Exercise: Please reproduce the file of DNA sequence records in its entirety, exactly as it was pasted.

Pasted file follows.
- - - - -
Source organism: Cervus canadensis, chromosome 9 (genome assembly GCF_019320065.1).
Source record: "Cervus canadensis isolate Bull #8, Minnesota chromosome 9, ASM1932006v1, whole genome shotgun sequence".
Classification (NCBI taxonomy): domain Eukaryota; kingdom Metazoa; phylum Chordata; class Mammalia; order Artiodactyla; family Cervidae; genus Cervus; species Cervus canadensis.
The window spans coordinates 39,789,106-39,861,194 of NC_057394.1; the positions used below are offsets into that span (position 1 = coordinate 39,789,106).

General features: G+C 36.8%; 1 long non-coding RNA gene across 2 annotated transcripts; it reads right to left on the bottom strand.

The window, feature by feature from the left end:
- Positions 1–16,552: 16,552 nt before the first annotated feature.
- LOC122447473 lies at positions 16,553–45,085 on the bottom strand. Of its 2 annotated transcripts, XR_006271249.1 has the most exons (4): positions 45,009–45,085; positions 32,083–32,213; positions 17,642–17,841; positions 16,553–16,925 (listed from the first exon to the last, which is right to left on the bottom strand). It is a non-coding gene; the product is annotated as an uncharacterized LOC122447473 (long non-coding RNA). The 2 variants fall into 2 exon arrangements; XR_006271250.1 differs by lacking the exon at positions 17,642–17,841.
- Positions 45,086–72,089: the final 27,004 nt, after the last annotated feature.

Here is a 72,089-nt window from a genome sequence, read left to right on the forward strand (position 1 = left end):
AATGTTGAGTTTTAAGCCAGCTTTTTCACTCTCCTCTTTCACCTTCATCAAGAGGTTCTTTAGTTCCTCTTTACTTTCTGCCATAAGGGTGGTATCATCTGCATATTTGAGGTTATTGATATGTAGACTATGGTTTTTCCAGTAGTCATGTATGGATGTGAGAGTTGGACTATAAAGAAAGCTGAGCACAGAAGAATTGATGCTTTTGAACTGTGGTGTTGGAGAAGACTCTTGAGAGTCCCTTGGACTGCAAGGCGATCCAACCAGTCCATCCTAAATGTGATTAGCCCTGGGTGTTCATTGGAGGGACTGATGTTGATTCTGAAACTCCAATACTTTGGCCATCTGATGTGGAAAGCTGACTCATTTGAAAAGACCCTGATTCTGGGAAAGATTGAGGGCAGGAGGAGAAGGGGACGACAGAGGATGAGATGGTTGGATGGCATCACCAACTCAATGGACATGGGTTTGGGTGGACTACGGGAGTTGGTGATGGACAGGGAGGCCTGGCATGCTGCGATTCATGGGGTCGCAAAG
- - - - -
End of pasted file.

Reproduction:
Source organism: Cervus canadensis, chromosome 9 (genome assembly GCF_019320065.1).
Source record: "Cervus canadensis isolate Bull #8, Minnesota chromosome 9, ASM1932006v1, whole genome shotgun sequence".
Classification (NCBI taxonomy): domain Eukaryota; kingdom Metazoa; phylum Chordata; class Mammalia; order Artiodactyla; family Cervidae; genus Cervus; species Cervus canadensis.
The window spans coordinates 39,789,106-39,861,194 of NC_057394.1; the positions used below are offsets into that span (position 1 = coordinate 39,789,106).

General features: G+C 36.8%; 1 long non-coding RNA gene across 2 annotated transcripts; it reads right to left on the bottom strand.

The window, feature by feature from the left end:
- Positions 1–16,552: 16,552 nt before the first annotated feature.
- LOC122447473 lies at positions 16,553–45,085 on the bottom strand. Of its 2 annotated transcripts, XR_006271249.1 has the most exons (4): positions 45,009–45,085; positions 32,083–32,213; positions 17,642–17,841; positions 16,553–16,925 (listed from the first exon to the last, which is right to left on the bottom strand). It is a non-coding gene; the product is annotated as an uncharacterized LOC122447473 (long non-coding RNA). The 2 variants fall into 2 exon arrangements; XR_006271250.1 differs by lacking the exon at positions 17,642–17,841.
- Positions 45,086–72,089: the final 27,004 nt, after the last annotated feature.

Here is a 72,089-nt window from a genome sequence, read left to right on the forward strand (position 1 = left end):
AATGTTGAGTTTTAAGCCAGCTTTTTCACTCTCCTCTTTCACCTTCATCAAGAGGTTCTTTAGTTCCTCTTTACTTTCTGCCATAAGGGTGGTATCATCTGCATATTTGAGGTTATTGATATGTAGACTATGGTTTTTCCAGTAGTCATGTATGGATGTGAGAGTTGGACTATAAAGAAAGCTGAGCACAGAAGAATTGATGCTTTTGAACTGTGGTGTTGGAGAAGACTCTTGAGAGTCCCTTGGACTGCAAGGCGATCCAACCAGTCCATCCTAAATGTGATTAGCCCTGGGTGTTCATTGGAGGGACTGATGTTGATTCTGAAACTCCAATACTTTGGCCATCTGATGTGGAAAGCTGACTCATTTGAAAAGACCCTGATTCTGGGAAAGATTGAGGGCAGGAGGAGAAGGGGACGACAGAGGATGAGATGGTTGGATGGCATCACCAACTCAATGGACATGGGTTTGGGTGGACTACGGGAGTTGGTGATGGACAGGGAGGCCTGGCATGCTGCGATTCATGGGGTCGCAAAG